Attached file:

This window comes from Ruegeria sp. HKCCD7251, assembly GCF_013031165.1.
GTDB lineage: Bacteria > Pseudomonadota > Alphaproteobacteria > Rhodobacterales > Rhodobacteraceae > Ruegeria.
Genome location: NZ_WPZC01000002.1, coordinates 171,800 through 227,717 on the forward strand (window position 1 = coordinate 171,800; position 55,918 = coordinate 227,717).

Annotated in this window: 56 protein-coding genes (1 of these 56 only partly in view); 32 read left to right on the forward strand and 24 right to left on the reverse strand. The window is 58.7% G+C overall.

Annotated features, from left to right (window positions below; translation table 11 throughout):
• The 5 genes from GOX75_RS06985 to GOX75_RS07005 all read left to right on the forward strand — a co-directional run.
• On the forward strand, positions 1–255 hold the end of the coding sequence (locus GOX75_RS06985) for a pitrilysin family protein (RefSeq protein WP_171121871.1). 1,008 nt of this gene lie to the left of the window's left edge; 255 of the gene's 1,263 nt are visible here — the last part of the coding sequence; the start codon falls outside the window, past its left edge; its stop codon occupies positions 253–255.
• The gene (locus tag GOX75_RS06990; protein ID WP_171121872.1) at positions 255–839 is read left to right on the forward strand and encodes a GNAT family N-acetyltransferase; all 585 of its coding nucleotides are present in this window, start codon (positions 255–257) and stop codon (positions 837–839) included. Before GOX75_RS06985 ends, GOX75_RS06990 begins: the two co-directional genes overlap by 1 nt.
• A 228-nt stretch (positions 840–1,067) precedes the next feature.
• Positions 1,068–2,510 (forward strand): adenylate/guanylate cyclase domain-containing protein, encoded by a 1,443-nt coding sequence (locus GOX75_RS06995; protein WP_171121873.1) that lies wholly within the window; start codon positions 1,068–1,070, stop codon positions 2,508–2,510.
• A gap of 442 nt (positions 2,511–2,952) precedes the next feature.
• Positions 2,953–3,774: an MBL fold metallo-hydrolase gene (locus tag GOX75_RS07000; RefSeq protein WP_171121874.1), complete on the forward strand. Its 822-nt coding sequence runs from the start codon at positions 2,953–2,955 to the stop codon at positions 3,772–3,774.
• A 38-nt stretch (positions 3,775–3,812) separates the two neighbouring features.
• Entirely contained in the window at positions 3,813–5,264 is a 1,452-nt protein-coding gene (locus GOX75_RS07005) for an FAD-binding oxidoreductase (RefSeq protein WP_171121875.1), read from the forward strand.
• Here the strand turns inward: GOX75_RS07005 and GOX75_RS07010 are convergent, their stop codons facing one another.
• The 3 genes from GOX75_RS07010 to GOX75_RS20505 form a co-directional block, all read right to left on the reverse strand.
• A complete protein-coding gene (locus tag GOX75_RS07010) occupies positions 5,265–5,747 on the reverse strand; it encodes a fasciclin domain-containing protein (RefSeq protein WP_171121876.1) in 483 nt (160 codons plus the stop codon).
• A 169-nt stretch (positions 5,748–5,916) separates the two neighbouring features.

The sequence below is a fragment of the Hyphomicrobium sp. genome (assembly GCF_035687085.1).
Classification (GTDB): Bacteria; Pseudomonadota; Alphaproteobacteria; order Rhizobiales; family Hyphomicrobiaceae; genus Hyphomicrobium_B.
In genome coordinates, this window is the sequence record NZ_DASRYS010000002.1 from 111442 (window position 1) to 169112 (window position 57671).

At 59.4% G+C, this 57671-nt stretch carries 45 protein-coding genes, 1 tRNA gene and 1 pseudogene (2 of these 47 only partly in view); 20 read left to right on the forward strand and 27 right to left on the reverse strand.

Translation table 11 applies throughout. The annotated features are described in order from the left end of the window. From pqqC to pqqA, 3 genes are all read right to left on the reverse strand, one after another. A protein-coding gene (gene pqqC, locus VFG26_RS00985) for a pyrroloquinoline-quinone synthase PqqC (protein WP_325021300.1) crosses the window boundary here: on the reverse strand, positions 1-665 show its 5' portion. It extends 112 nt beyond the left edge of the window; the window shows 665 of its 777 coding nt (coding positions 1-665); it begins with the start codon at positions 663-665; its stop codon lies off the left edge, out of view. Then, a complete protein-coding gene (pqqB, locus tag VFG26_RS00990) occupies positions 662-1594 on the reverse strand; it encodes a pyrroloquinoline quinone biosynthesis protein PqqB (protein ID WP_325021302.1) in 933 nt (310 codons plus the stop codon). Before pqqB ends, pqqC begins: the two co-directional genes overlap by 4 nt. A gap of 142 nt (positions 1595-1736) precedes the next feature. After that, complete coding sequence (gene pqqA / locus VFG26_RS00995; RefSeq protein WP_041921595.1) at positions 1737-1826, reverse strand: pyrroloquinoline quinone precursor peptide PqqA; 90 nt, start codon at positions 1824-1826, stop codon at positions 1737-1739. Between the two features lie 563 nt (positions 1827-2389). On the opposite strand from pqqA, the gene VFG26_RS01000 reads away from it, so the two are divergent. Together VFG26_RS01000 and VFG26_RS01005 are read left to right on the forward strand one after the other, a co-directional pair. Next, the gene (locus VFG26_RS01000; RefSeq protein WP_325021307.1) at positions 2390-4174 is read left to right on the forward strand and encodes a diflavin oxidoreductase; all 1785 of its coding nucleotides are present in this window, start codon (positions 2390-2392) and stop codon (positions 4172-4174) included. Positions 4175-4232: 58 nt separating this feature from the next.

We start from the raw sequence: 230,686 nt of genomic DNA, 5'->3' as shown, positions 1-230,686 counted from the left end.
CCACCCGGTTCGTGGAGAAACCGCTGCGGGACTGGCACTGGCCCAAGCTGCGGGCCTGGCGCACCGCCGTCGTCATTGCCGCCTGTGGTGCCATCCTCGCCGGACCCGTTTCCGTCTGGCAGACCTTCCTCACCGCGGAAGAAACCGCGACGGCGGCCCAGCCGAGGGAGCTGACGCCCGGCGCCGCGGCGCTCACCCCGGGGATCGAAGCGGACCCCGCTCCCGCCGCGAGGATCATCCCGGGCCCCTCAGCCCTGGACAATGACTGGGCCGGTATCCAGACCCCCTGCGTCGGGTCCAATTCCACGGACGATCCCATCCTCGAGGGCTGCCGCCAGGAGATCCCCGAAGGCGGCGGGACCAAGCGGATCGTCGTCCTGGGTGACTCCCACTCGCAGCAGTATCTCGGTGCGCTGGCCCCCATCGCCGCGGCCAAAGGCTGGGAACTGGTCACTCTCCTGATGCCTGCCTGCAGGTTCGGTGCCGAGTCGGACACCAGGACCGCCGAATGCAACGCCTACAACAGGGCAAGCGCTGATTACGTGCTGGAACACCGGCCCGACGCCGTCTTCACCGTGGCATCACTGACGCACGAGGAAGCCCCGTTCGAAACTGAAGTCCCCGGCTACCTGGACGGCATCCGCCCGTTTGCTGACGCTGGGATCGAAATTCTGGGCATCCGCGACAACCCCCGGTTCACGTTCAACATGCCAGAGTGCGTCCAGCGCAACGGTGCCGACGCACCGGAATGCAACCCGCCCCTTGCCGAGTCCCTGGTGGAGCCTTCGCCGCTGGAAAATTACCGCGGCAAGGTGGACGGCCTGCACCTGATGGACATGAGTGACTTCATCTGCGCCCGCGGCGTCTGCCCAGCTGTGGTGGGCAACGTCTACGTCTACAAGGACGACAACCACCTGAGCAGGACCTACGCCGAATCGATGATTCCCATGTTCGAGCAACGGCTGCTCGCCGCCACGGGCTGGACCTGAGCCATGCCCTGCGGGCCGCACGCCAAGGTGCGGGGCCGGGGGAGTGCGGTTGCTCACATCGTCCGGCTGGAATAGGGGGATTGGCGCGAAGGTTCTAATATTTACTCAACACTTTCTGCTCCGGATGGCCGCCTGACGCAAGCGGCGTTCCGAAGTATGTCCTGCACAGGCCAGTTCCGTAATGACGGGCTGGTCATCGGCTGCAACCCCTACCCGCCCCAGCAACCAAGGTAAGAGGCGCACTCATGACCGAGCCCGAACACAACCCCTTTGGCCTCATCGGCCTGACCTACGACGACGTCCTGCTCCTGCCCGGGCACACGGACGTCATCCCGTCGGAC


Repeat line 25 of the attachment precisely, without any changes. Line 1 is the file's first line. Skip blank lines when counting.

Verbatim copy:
CCACCCGGTTCGTGGAGAAACCGCTGCGGGACTGGCACTGGCCCAAGCTGCGGGCCTGGCGCACCGCCGTCGTCATTGCCGCCTGTGGTGCCATCCTCGCCGGACCCGTTTCCGTCTGGCAGACCTTCCTCACCGCGGAAGAAACCGCGACGGCGGCCCAGCCGAGGGAGCTGACGCCCGGCGCCGCGGCGCTCACCCCGGGGATCGAAGCGGACCCCGCTCCCGCCGCGAGGATCATCCCGGGCCCCTCAGCCCTGGACAATGACTGGGCCGGTATCCAGACCCCCTGCGTCGGGTCCAATTCCACGGACGATCCCATCCTCGAGGGCTGCCGCCAGGAGATCCCCGAAGGCGGCGGGACCAAGCGGATCGTCGTCCTGGGTGACTCCCACTCGCAGCAGTATCTCGGTGCGCTGGCCCCCATCGCCGCGGCCAAAGGCTGGGAACTGGTCACTCTCCTGATGCCTGCCTGCAGGTTCGGTGCCGAGTCGGACACCAGGACCGCCGAATGCAACGCCTACAACAGGGCAAGCGCTGATTACGTGCTGGAACACCGGCCCGACGCCGTCTTCACCGTGGCATCACTGACGCACGAGGAAGCCCCGTTCGAAACTGAAGTCCCCGGCTACCTGGACGGCATCCGCCCGTTTGCTGACGCTGGGATCGAAATTCTGGGCATCCGCGACAACCCCCGGTTCACGTTCAACATGCCAGAGTGCGTCCAGCGCAACGGTGCCGACGCACCGGAATGCAACCCGCCCCTTGCCGAGTCCCTGGTGGAGCCTTCGCCGCTGGAAAATTACCGCGGCAAGGTGGACGGCCTGCACCTGATGGACATGAGTGACTTCATCTGCGCCCGCGGCGTCTGCCCAGCTGTGGTGGGCAACGTCTACGTCTACAAGGACGACAACCACCTGAGCAGGACCTACGCCGAATCGATGATTCCCATGTTCGAGCAACGGCTGCTCGCCGCCACGGGCTGGACCTGAGCCATGCCCTGCGGGCCGCACGCCAAGGTGCGGGGCCGGGGGAGTGCGGTTGCTCACATCGTCCGGCTGGAATAGGGGGATTGGCGCGAAGGTTCTAATATTTACTCAACACTTTCTGCTCCGGATGGCCGCCTGACGCAAGCGGCGTTCCGAAGTATGTCCTGCACAGGCCAGTTCCGTAATGACGGGCTGGTCATCGGCTGCAACCCCTACCCGCCCCAGCAACCAAGGTAAGAGGCGCACTCATGACCGAGCCCGAACACAACCCCTTTGGCCTCATCGGCCTGACCTACGACGACGTCCTGCTCCTGCCCGGGCACACGGACGTCATCCCGTCGGAC